The world of blockchain innovation is a tide pool of information that has left many cryptocurrency skeptics in the dark, but for decentralized security, a light is coming.
Lighthouse: an open-source Ethereum 2.0 client, written in Rusthttps://t.co/qA4wQuHuRh
— Vitalik Non-giver of Ether (@VitalikButerin) September 18, 2018
Written in Rust
Introduced as a new Ethereum 2.0 client, Lighthouse project is making waves for cybersecurity enterprises. Structured by developers in Sydney, Australia, the open-source entity is a safe-space platform for businesses to store, scrutinize and develop software. Lighthouse is maintained by Sigma Prime via a Github repository, which serves as a gatekeeper and digital directory for projects, files and other items pertinent to the project.
The encryption rabbit hole plunged programming into a code called Rust, the conceptual language written into Lighthouse’s syntax. Paul Hauner, co-founder of Sigma Prime and a core developer of Lighthouse, said a majority of 2018 was spent experimenting with various PoW algorithms before confirming Ethereum 2.0 as the best standard performance evaluation.
To ensure spec accuracy Ethereum 2.0’s the company “began porting the state transition logic in the Ethereum Beacon Chain PoC to Rust” to demonstrate its finite state. The resulting code in the Github repository was named “rust_beacon_chain.”
In the update, Hauner said:
“At some point, we realized that we had the beginnings of a fully-fledged client on our hands and building that client out would provide great benefit to the ecosystem and greatly expand the skill set of our team. We decided to go ahead with the client build and renamed the repo to ‘Lighthouse,’ figuring that a seaside lighthouse would be a ‘rusty beacon’ of sorts. The project was born.”
Research is a process, which is why the Lighthouse team expected to encounter barriers in the system. Initially, most of Rust’s code was invalidated as a result of a performance evaluation overhaul.
Conversely, Hauner expressed some relief due to the error, favoring accuracy through patience, rather than threshing out incompetent products at the speed of light:
“We prefer to see depreciation instead of stubborn persistence. This highlights a core ethos of the Lighthouse project: We see Ethereum as a protocol, not a collection of products. We do not aim to ship our product as fast as possible; instead, we aim to contribute to the establishment of a secure, decentralized and efficient protocol. Lighthouse must always prioritize the protocol over itself.”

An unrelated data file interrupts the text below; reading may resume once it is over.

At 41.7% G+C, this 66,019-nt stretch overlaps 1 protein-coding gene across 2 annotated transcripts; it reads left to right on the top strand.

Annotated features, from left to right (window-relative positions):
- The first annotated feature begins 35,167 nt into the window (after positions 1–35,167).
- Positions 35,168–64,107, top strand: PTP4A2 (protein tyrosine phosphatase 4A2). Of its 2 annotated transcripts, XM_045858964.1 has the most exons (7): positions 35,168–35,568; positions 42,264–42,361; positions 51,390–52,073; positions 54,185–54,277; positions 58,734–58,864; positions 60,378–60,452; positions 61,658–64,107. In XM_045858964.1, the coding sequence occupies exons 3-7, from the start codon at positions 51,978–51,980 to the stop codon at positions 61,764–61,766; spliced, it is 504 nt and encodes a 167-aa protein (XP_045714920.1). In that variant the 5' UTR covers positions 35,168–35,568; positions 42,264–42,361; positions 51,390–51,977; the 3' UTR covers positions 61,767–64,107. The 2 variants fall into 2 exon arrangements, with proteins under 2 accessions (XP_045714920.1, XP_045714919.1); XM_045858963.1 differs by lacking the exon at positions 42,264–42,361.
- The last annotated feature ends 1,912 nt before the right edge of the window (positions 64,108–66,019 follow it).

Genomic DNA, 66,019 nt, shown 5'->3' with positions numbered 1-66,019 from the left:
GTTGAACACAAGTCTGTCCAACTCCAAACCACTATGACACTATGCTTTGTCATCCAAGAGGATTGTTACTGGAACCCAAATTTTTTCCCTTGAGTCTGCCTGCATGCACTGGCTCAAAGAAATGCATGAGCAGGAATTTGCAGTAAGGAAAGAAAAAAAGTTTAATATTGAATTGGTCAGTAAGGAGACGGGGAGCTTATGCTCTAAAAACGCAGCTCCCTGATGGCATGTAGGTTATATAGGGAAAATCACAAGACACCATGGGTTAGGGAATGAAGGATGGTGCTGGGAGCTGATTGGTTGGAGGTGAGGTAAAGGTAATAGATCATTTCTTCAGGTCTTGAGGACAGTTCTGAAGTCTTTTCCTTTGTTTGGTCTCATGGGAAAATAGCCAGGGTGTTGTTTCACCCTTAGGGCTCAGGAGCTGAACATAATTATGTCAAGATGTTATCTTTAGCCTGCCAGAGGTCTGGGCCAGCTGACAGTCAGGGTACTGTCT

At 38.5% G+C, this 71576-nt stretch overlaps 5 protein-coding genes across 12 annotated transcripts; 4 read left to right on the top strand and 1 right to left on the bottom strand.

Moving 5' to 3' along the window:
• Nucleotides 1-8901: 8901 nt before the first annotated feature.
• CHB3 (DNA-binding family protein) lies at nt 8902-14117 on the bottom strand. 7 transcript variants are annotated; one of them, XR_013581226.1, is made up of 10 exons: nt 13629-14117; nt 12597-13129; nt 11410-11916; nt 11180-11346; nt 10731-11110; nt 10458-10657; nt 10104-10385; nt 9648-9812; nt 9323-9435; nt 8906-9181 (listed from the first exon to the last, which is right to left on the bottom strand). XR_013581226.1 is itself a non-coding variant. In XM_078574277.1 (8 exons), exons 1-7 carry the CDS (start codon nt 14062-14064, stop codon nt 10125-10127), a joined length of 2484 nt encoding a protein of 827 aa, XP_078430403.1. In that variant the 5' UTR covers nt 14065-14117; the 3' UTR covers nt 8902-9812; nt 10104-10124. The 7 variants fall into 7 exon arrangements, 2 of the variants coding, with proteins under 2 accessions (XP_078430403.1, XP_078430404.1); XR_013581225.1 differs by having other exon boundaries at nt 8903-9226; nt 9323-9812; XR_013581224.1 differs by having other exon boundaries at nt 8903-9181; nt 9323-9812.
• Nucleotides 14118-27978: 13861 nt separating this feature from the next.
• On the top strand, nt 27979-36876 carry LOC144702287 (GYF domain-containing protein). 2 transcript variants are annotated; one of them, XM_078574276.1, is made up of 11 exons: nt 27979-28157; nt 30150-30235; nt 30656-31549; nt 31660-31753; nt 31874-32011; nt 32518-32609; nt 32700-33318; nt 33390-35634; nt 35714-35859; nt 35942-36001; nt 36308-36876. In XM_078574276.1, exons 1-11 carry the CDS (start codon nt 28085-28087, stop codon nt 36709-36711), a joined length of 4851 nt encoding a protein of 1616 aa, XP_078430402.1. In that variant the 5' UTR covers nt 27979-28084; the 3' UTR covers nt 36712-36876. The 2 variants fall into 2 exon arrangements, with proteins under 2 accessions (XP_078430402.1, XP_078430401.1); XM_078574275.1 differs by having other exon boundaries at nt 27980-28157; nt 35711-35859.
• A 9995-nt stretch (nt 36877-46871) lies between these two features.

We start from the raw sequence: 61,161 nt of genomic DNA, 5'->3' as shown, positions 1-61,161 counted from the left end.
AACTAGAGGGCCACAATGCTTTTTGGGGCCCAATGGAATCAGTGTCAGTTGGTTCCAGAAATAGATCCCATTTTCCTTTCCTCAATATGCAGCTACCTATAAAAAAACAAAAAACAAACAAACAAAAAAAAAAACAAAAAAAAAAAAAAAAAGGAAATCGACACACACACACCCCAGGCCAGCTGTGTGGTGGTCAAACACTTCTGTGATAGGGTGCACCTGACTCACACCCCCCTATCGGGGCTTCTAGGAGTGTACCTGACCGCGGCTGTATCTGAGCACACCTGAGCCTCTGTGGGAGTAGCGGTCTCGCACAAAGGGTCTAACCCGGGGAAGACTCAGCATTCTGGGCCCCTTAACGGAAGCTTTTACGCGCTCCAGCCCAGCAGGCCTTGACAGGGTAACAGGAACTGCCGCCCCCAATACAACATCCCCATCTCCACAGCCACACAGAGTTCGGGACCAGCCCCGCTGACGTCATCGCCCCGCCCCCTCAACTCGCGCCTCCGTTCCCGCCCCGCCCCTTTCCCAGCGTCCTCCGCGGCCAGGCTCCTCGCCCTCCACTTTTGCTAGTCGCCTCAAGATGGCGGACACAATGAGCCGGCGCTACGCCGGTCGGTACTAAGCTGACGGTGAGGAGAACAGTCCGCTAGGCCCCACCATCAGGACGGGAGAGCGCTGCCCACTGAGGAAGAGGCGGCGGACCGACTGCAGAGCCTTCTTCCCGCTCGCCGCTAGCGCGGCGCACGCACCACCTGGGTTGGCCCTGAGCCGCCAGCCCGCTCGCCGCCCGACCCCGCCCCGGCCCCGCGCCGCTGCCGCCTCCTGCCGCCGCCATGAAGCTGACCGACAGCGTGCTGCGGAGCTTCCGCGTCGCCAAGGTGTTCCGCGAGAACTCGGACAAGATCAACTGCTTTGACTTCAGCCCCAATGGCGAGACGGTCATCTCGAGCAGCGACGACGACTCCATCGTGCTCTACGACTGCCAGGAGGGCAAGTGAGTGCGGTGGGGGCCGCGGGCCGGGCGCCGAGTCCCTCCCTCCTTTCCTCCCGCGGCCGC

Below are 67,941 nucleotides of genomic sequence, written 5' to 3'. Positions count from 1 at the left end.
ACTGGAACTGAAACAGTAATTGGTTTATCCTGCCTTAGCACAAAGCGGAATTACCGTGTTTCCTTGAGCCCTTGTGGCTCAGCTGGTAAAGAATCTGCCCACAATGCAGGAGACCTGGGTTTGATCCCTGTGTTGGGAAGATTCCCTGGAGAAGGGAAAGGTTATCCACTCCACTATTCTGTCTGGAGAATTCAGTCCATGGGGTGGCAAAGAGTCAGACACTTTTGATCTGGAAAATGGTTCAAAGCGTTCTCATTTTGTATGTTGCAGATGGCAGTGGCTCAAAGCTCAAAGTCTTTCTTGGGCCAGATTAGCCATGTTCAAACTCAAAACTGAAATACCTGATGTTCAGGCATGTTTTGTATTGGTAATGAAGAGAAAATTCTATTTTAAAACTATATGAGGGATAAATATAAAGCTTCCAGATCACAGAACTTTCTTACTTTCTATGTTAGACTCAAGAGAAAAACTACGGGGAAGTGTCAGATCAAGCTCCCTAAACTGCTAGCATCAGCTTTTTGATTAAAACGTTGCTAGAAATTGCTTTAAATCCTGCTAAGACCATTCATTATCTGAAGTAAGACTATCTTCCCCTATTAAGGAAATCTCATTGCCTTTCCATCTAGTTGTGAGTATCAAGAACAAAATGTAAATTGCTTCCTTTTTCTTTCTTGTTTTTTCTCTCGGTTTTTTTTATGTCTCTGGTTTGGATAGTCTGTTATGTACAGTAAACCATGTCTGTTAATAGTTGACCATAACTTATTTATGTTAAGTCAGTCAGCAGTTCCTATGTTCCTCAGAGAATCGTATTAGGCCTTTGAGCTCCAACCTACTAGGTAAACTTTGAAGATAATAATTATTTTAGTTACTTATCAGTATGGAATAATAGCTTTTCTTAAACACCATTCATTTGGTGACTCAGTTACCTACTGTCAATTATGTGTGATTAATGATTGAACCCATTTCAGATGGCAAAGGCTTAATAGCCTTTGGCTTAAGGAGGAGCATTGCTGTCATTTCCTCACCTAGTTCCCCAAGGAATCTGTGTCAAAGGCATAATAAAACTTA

The Open System Interconnection (OSI) networking framework has a seven-layer model, on which network layering itself ranks number three. Lighthouse is slated to disseminate utilization from Libp2p, the modular network stack that allows applications to operate independently.
From a peer-to-peer perspective, gossip is redefined as a communication platform. In this instance, its considered a gossip-subscription pattern that provides scaling properties. This function will work in tandem with Libp2p. Meanwhile, parity Etherum, which also provides blockchain infrastructure for decentralized networking, will house the rust-libp2p library.
The gestation period for Lighthouse and Sigma Prime may appear convoluted. It’s for this reason that it creates its own purpose–the emerging protocol is designed by architects to take care of itself so the enterprise community doesn’t have to.
During its first year, Sigma Prime developed two primary functions: information security and software engineering. As paternal twins to the operation, it’s important to take note of the functions’ combined significance, as their presence is proof that digital contracts and wallets will change the way currency is conceptualized.
Progress is possible, so to speak. However, progress is not a tiered system. Rather it is a multi-faceted glimmer simultaneously paving the way for even community resources. Lighthouses are inherently symbolic of leading the lost to safety; therefore, it’s imperative to dive into the matrix and start swimming.
Cover Photo by Robert Wiedemann on Unsplash
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